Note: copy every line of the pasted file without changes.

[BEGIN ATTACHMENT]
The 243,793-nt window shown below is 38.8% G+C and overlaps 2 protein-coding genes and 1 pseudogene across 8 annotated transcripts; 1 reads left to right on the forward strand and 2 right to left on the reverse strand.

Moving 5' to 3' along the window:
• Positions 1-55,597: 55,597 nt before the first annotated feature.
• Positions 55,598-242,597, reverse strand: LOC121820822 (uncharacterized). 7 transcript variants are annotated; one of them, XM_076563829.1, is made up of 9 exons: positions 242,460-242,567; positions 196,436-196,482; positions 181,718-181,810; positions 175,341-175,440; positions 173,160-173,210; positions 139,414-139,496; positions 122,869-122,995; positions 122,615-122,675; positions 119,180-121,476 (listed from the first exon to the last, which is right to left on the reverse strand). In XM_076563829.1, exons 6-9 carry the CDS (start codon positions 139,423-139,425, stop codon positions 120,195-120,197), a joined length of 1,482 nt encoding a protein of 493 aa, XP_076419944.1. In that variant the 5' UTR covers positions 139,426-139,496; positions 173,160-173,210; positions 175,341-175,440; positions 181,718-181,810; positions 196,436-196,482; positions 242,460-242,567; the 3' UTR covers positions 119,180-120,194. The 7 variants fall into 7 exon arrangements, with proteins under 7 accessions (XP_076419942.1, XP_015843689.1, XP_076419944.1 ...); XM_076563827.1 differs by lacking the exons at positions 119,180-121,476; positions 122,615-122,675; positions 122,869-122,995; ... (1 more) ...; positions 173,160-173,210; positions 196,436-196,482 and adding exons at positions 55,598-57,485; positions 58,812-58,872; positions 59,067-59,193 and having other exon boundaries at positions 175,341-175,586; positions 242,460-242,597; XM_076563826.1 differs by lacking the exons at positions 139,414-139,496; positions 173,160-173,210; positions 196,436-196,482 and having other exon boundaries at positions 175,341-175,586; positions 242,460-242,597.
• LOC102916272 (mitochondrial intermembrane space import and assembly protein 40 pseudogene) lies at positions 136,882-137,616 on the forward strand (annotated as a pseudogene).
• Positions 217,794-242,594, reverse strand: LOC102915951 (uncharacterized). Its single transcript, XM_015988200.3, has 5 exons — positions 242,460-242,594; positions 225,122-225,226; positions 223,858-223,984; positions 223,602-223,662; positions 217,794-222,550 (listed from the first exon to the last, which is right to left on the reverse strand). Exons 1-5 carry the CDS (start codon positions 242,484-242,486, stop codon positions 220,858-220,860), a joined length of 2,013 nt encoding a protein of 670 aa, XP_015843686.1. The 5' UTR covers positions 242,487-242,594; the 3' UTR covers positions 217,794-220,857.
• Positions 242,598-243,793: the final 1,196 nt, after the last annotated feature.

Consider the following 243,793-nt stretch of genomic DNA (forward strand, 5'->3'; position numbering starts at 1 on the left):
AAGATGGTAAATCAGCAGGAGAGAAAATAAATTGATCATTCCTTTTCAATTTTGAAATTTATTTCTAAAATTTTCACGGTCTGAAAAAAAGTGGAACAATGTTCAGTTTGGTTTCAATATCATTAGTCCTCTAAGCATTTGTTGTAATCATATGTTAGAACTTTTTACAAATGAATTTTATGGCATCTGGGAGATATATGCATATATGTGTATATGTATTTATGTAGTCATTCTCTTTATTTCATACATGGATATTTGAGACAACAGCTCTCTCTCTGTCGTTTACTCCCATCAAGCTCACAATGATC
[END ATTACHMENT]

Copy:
The 243,793-nt window shown below is 38.8% G+C and overlaps 2 protein-coding genes and 1 pseudogene across 8 annotated transcripts; 1 reads left to right on the forward strand and 2 right to left on the reverse strand.

Moving 5' to 3' along the window:
• Positions 1-55,597: 55,597 nt before the first annotated feature.
• Positions 55,598-242,597, reverse strand: LOC121820822 (uncharacterized). 7 transcript variants are annotated; one of them, XM_076563829.1, is made up of 9 exons: positions 242,460-242,567; positions 196,436-196,482; positions 181,718-181,810; positions 175,341-175,440; positions 173,160-173,210; positions 139,414-139,496; positions 122,869-122,995; positions 122,615-122,675; positions 119,180-121,476 (listed from the first exon to the last, which is right to left on the reverse strand). In XM_076563829.1, exons 6-9 carry the CDS (start codon positions 139,423-139,425, stop codon positions 120,195-120,197), a joined length of 1,482 nt encoding a protein of 493 aa, XP_076419944.1. In that variant the 5' UTR covers positions 139,426-139,496; positions 173,160-173,210; positions 175,341-175,440; positions 181,718-181,810; positions 196,436-196,482; positions 242,460-242,567; the 3' UTR covers positions 119,180-120,194. The 7 variants fall into 7 exon arrangements, with proteins under 7 accessions (XP_076419942.1, XP_015843689.1, XP_076419944.1 ...); XM_076563827.1 differs by lacking the exons at positions 119,180-121,476; positions 122,615-122,675; positions 122,869-122,995; ... (1 more) ...; positions 173,160-173,210; positions 196,436-196,482 and adding exons at positions 55,598-57,485; positions 58,812-58,872; positions 59,067-59,193 and having other exon boundaries at positions 175,341-175,586; positions 242,460-242,597; XM_076563826.1 differs by lacking the exons at positions 139,414-139,496; positions 173,160-173,210; positions 196,436-196,482 and having other exon boundaries at positions 175,341-175,586; positions 242,460-242,597.
• LOC102916272 (mitochondrial intermembrane space import and assembly protein 40 pseudogene) lies at positions 136,882-137,616 on the forward strand (annotated as a pseudogene).
• Positions 217,794-242,594, reverse strand: LOC102915951 (uncharacterized). Its single transcript, XM_015988200.3, has 5 exons — positions 242,460-242,594; positions 225,122-225,226; positions 223,858-223,984; positions 223,602-223,662; positions 217,794-222,550 (listed from the first exon to the last, which is right to left on the reverse strand). Exons 1-5 carry the CDS (start codon positions 242,484-242,486, stop codon positions 220,858-220,860), a joined length of 2,013 nt encoding a protein of 670 aa, XP_015843686.1. The 5' UTR covers positions 242,487-242,594; the 3' UTR covers positions 217,794-220,857.
• Positions 242,598-243,793: the final 1,196 nt, after the last annotated feature.

Consider the following 243,793-nt stretch of genomic DNA (forward strand, 5'->3'; position numbering starts at 1 on the left):
AAGATGGTAAATCAGCAGGAGAGAAAATAAATTGATCATTCCTTTTCAATTTTGAAATTTATTTCTAAAATTTTCACGGTCTGAAAAAAAGTGGAACAATGTTCAGTTTGGTTTCAATATCATTAGTCCTCTAAGCATTTGTTGTAATCATATGTTAGAACTTTTTACAAATGAATTTTATGGCATCTGGGAGATATATGCATATATGTGTATATGTATTTATGTAGTCATTCTCTTTATTTCATACATGGATATTTGAGACAACAGCTCTCTCTCTGTCGTTTACTCCCATCAAGCTCACAATGATC